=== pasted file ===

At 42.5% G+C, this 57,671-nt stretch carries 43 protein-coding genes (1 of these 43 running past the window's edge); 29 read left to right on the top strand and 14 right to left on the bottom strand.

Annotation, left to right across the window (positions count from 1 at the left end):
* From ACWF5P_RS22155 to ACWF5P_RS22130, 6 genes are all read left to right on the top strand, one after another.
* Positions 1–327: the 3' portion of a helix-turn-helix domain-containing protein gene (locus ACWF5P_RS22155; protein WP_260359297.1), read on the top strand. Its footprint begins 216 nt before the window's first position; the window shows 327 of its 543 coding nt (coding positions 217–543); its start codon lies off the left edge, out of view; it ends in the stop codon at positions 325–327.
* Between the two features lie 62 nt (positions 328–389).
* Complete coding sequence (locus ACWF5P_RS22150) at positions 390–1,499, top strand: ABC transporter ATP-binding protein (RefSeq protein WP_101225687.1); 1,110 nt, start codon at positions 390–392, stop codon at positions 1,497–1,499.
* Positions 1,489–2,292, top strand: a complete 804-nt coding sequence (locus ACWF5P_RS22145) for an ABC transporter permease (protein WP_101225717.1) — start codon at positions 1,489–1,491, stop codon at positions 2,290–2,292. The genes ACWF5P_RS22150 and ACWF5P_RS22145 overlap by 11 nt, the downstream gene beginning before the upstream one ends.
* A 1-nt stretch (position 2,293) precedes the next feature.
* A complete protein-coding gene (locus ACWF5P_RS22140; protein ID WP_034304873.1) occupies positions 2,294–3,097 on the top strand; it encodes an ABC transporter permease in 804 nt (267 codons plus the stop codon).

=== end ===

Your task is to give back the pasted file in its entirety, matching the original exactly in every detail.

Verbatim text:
At 42.5% G+C, this 57,671-nt stretch carries 43 protein-coding genes (1 of these 43 running past the window's edge); 29 read left to right on the top strand and 14 right to left on the bottom strand.

Annotation, left to right across the window (positions count from 1 at the left end):
* From ACWF5P_RS22155 to ACWF5P_RS22130, 6 genes are all read left to right on the top strand, one after another.
* Positions 1–327: the 3' portion of a helix-turn-helix domain-containing protein gene (locus ACWF5P_RS22155; protein WP_260359297.1), read on the top strand. Its footprint begins 216 nt before the window's first position; the window shows 327 of its 543 coding nt (coding positions 217–543); its start codon lies off the left edge, out of view; it ends in the stop codon at positions 325–327.
* Between the two features lie 62 nt (positions 328–389).
* Complete coding sequence (locus ACWF5P_RS22150) at positions 390–1,499, top strand: ABC transporter ATP-binding protein (RefSeq protein WP_101225687.1); 1,110 nt, start codon at positions 390–392, stop codon at positions 1,497–1,499.
* Positions 1,489–2,292, top strand: a complete 804-nt coding sequence (locus ACWF5P_RS22145) for an ABC transporter permease (protein WP_101225717.1) — start codon at positions 1,489–1,491, stop codon at positions 2,290–2,292. The genes ACWF5P_RS22150 and ACWF5P_RS22145 overlap by 11 nt, the downstream gene beginning before the upstream one ends.
* A 1-nt stretch (position 2,293) precedes the next feature.
* A complete protein-coding gene (locus ACWF5P_RS22140; protein ID WP_034304873.1) occupies positions 2,294–3,097 on the top strand; it encodes an ABC transporter permease in 804 nt (267 codons plus the stop codon).